Vassar Institute

Coordinates: 41°42′18″N 73°55′54″W / 41.70500°N 73.93167°W / 41.70500; -73.93167
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Vassar Brothers Institute
East elevation and north profile, 2008
LocationPoughkeepsie, NY
Coordinates41°42′18″N 73°55′54″W / 41.70500°N 73.93167°W / 41.70500; -73.93167
ArchitectJ.A. Wood
Architectural styleSecond Empire, Italianate
Part ofMill Street-North Clover Street Historic District
NRHP reference No.72001540
Added to NRHPJanuary 20, 1972

The Vassar Institute building is located at Main and Vassar streets in Poughkeepsie, New York, United States, across from the architecturally similar Vassar Home for Aged Men. It is a late-19th century building combining the Italianate and Second Empire architectural styles.

It was established by Matthew Vassar's nephews on the site of the brewery which established the family fortune. It has served as a museum and art studio in the past, and has a 300-seat auditorium in the rear. In 1972 it was listed on the National Register of Historic Places. Later it also became a contributing property to the Mill Street-North Clover Street Historic District. Both it and the Home for Aged Men are now used by the Cunneen-Hackett Arts Center.


The building is a two-story, three-bay building in running bond with granite trim. The masonry walls with balloon framing inside are faced in brick in running bond. It is topped with a mansard roof, with four round-arched dormer windows and projecting Italianate tower. At the roofline is a carved wooden cornice with alternating large and small brackets, above a frieze with applied moldings in geometric patterns.[1]

A large portico projects from the middle of the east (front) facade. It is supported by two pairs of columns with granite capitals on an iron plinth base. Atop them is a broken arch pediment.[1]

The building's heavy and ornate exterior is a direct contrast to its spacious, open interior. The main entrance opens onto a hall which leads to the auditorium at the rear. The approximately 200 original cast-iron seats are arranged on four descending, curving levels, with leatherette upholstery. On either side is a balcony with circular box, supported by wooden columns with brackets and ball drops, and two tall, round-arched stained glass windows. The proscenium has vestiges of the original valances.[1]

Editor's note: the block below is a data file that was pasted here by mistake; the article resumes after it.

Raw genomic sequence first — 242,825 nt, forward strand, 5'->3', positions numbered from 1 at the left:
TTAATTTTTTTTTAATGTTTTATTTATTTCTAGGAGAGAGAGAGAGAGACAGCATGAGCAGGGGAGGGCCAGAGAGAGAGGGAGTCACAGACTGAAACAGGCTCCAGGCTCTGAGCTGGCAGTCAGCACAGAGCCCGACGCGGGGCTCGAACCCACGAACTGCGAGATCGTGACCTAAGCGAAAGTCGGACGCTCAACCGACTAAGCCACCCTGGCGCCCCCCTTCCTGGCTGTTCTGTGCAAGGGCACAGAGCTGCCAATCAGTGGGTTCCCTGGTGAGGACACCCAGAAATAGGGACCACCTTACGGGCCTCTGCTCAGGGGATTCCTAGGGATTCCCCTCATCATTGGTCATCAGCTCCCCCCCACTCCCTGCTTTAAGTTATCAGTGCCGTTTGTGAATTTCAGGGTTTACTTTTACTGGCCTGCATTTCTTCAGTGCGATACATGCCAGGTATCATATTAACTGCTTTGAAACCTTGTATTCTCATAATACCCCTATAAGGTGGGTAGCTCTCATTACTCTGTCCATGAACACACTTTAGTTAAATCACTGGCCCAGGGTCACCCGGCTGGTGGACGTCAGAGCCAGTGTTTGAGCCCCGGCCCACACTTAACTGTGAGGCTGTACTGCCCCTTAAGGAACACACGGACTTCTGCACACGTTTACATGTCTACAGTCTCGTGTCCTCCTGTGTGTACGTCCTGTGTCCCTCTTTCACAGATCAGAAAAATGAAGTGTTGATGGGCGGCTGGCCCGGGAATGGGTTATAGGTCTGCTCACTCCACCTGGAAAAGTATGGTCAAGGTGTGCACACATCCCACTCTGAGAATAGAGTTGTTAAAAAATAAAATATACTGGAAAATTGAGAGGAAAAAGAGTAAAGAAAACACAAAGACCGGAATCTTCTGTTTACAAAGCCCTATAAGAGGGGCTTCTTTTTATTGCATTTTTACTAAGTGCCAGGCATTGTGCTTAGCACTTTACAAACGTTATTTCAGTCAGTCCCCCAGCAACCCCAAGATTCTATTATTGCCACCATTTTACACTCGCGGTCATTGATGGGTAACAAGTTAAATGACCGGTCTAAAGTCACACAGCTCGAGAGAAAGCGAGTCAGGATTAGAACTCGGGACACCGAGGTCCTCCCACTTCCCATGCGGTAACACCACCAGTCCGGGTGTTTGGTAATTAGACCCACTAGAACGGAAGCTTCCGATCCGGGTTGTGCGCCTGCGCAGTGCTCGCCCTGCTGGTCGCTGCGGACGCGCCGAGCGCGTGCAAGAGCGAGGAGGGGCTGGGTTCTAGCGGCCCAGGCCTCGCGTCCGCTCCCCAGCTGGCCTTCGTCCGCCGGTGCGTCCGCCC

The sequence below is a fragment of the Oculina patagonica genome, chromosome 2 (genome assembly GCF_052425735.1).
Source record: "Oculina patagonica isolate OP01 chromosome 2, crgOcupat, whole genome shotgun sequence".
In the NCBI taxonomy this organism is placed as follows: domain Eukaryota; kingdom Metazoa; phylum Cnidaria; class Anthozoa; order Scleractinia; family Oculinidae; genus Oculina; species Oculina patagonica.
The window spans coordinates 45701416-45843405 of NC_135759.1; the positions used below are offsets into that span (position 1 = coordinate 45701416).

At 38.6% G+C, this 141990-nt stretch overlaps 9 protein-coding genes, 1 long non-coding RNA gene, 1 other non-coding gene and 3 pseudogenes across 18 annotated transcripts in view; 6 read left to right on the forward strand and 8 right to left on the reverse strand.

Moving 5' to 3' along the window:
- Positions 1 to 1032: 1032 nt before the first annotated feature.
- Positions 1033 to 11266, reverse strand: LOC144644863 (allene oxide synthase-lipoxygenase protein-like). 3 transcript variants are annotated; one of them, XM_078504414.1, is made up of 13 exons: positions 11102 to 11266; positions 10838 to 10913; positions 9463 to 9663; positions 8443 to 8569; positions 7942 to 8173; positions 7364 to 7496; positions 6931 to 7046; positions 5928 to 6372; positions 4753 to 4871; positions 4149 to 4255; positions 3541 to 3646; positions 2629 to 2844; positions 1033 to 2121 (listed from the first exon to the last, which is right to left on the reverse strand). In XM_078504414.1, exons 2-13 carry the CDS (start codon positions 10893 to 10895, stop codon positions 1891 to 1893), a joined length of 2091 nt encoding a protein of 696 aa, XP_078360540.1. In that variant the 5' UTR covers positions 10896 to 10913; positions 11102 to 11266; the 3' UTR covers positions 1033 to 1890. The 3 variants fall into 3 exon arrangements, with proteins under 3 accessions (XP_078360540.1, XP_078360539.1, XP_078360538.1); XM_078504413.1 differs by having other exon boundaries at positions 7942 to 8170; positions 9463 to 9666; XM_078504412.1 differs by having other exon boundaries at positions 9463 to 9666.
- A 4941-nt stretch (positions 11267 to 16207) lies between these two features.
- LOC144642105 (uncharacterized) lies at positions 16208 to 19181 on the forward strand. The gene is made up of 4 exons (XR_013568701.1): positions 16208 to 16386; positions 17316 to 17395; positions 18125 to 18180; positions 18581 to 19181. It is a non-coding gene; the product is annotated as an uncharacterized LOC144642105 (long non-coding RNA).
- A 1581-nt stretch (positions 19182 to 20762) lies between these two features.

An eclectic combination of Victorian styles can be seen in the Vassar Institute building: the decorative cornices of Italianate buildings, the heaviness of the mansard roof common on Second Empire buildings. Many features are similar to designs by James Renwick, Jr., for the early buildings of Vassar College in the 1860s. The colorful exterior recalls the polychrome brick buildings of the preceding decades as well.[1]


The Vassars spent $30,000 ($910,000 in contemporary dollars[2]) to put up the Institute on the site of their uncle's brewery, furthering the family's interest in education and culture. J.A. Wood, whose work included major hotel such as the Tampa Bay Hotel, had his design completed in 1882.[1]

Its first floor was a natural history museum and the second story a library, also providing home offices to the Poughkeepsie Literary Society and Poughkeepsie Society of Natural Sciences. The third floor was, and still is, an art studio. The auditorium hosted a lecture series on winter Tuesdays.[1]

Later, the Eastman Business College used some of the rooms. During the 1930s, the Community Theater put on its plays in the auditorium. By the late 1960s the building was little-used and neglected, in need of new heating and plumbing. Many community groups showed interest in renovating it, and eventually the Cunneen-Hackett Arts Center was able to do so. It has since renovated the theater and turned some of the space into a 1,200-square-foot (110 m2) dance studio, artists' lofts and a music-instruction studio in addition to art galleries.[3]


  1. ^ a b c d e f g Mauri, Stephanie (May 1971). "National Register of Historic Places, Vassar Institute". New York State Office of Parks, Recreation and Historic Preservation. Retrieved May 9, 2009.
  2. ^ 1634–1699: McCusker, J. J. (1997). How Much Is That in Real Money? A Historical Price Index for Use as a Deflator of Money Values in the Economy of the United States: Addenda et Corrigenda (PDF). American Antiquarian Society. 1700–1799: McCusker, J. J. (1992). How Much Is That in Real Money? A Historical Price Index for Use as a Deflator of Money Values in the Economy of the United States (PDF). American Antiquarian Society. 1800–present: Federal Reserve Bank of Minneapolis. "Consumer Price Index (estimate) 1800–". Retrieved May 28, 2023.
  3. ^ "12 Vassar". Cunneen-Hackett Arts Center. 2008. Retrieved May 10, 2008.

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